HONG KONG (Reuters) – An extremely rare, vivid purple-pink diamond mined in Russia is expected to fetch up to $38 million when it goes under the hammer on Nov. 11, the auction house Sotheby’s said on Monday.



Model poses with "The Spirit of the Rose" during a Sotheby's preview in Hong Kong


© Reuters/TYRONE SIU
Model poses with “The Spirit of the Rose” during a Sotheby’s preview in Hong Kong



The Spirit of the Rose is seen on display during a Sotheby's preview in Hong Kong


© Reuters/TYRONE SIU
The Spirit of the Rose is seen on display during a Sotheby’s preview in Hong Kong

The oval gem, which is named after a Russian ballet ‘The Spirit of the Rose’, is the largest of its kind to be offered at auction. The trend for coloured stones has increased as an asset class by the super rich in recent years.



a close up of a hand: Model poses with "The Spirit of the Rose" during a Sotheby's preview in Hong Kong


© Reuters/TYRONE SIU
Model poses with “The Spirit of the Rose” during a Sotheby’s preview in Hong Kong

Mined by Russian diamond producer Alrosa, the 14.83-carat diamond was cut from the largest pink crystal ever found in Russia, Sotheby’s said.

“The occurrence of pink diamonds in nature is extremely rare in any size. Only one percent of all pink diamonds are larger than 10-carats,” said Gary Schuler, worldwide chairman of Sotheby’s jewellery division.

Naturally coloured diamonds occur because they posses a particular lattice structure that refracts light to produce coloured, rather than white, stones.

Pink diamonds are both rare and aesthetically highly prized by collectors, analysts say.



a piece of cake on a plate: The Spirit of the Rose is seen on display during a Sotheby's preview in Hong Kong


© Reuters/TYRONE SIU
The Spirit of the Rose is seen on display during a Sotheby’s preview in Hong Kong

The gem is being shown in Hong Kong, Singapore and Taipei before being auctioned in Geneva on Nov. 11.

(Reporting by Yoyo Chow and Farah Master; Editing by Raissa Kasolowsky)

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AUSTIN — Texas collected 6.1% less in sales tax in September than a year earlier, Comptroller Glenn Hegar said Thursday.

Retail trade was a rare bright spot, he said.

The state’s oil and gas sector, though, continued to get hammered. So did all other major sectors except retail.

A pre-pandemic bolstering of sales-tax collections on e-commerce has helped offset what would otherwise be even bigger setbacks to the state’s revenue workhorse, Hegar said.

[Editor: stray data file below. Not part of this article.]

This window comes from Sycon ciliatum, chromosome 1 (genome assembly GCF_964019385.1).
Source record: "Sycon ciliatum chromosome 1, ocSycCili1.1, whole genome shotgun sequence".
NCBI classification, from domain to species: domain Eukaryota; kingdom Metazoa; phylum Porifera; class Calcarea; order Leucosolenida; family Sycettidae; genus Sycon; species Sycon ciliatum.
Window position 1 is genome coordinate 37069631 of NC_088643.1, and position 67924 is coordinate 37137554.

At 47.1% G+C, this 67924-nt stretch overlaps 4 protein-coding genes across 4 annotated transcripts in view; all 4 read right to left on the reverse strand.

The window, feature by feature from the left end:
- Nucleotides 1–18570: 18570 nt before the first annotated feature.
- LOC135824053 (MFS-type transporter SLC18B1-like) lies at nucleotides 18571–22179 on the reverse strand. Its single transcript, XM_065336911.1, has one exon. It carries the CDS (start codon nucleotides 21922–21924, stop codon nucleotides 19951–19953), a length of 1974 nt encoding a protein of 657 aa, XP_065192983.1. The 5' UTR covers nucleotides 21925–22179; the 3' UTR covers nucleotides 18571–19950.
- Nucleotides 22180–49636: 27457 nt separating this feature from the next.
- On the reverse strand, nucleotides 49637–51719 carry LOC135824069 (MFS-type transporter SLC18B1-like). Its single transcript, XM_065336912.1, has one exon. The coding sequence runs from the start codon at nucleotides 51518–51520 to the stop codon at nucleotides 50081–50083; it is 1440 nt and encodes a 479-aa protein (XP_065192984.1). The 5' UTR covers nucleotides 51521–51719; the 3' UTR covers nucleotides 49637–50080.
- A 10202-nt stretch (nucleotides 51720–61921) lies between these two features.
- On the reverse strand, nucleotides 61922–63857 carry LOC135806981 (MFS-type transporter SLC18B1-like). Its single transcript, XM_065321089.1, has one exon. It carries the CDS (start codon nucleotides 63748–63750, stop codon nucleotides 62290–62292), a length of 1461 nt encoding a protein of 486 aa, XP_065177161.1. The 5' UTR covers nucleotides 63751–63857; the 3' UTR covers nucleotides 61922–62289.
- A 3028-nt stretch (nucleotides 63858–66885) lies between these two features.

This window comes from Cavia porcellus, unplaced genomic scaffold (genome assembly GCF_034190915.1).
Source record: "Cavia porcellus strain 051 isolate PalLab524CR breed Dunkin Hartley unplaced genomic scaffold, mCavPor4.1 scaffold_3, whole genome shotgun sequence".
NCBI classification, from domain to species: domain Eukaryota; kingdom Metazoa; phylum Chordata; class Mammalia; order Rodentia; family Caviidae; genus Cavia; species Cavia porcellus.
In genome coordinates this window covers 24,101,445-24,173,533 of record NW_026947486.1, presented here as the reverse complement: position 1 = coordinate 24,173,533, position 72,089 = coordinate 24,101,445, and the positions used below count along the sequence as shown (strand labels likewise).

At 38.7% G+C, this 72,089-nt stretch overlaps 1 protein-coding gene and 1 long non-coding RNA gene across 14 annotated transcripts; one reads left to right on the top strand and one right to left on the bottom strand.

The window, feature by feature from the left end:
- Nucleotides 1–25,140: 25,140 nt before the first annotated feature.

“The COVID-19 pandemic and low price of crude oil continue to weigh on the Texas economy and sales tax revenue,” he said in a written statement.

In five of six months since the pandemic struck, the state’s sales tax haul is down from 2019. A 4.3% increase in July, based on Gov. Greg Abbott’s full reopening of the economy in June, was the only exception. Otherwise the trend has been down: By 9.3% in April, 13.2% in May, 6.5% in June, 5.6% in August and 6.1% last month.

Texas’ monthly sales-tax haul has slumped again, raising questions about how the state economy is faring amid the coronavirus pandemic. Wrapping up the state fiscal year, Comptroller Glenn Hegar on Tuesday issued revenue numbers that had more down arrows than up arrows.

In July, Hegar announced that what had been expected to be a nearly $3 billion positive end balance in general-purpose revenue for this cycle instead would be at least a $4.6 billion shortfall.

Last week, in his office’s publication “Fiscal Notes,” Hegar explained why prospects for state budget writers when the Legislature meets next year could get better – or even worse.

“COVID-19 is not disappearing,” he said. “We’re going to have to learn how to strike a balance between keeping people safe and allowing the economy to slowly open up. We have to recognize the new norm.”

But “human behavior” is hard to forecast, he said.

“Even when restrictions are lifted or loosened, when will people feel safe going to the movies again? When will they feel comfortable packing into stadiums or attending conferences and conventions? It’s difficult

SHANGHAI (Reuters) – Chinese commercial banks have made rare cuts to their foreign currency deposit rates in recent weeks to reflect the easier monetary policies of overseas economies grappling with the fallout from the coronavirus pandemic.

The move is expected to encourage Chinese companies and households to covert their often large foreign currency holdings to yuan and dampen speculative purchases of foreign currencies, analysts said.

Bank of Communications <601328.SS> <3328.HK> said on Saturday that it was lowering interest rates on deposits below $3 million in certain foreign currencies.

The one-year dollar deposit rate at all of China’s “big five” state banks now stands at 0.35% which compares with levels of 0.75-0.8% previously, according to data from the lenders.

In contrast, the benchmark one-year yuan deposit rate is much higher at 1.5%. Long betting that the yuan would eventually depreciate, Chinese companies and households have heavily invested in foreign currency assets.

Chinese foreign currency deposits stood at $819.5 billion as of end-August, up $25.8 billion from the previous month, and marking the highest level since March 2018. But as overseas economies embark on aggressive monetary easing, cutting rates to zero or negative, foreign capital has flowed into China – the only major economy expected to show growth this year. As a result, the yuan

has appreciated more than 5% against the dollar since late May.
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(Reporting by Han Xiao, Winni Zhou and Andrew Galbraith; Editing by Edwina Gibbs)

Copyright 2020 Thomson Reuters.

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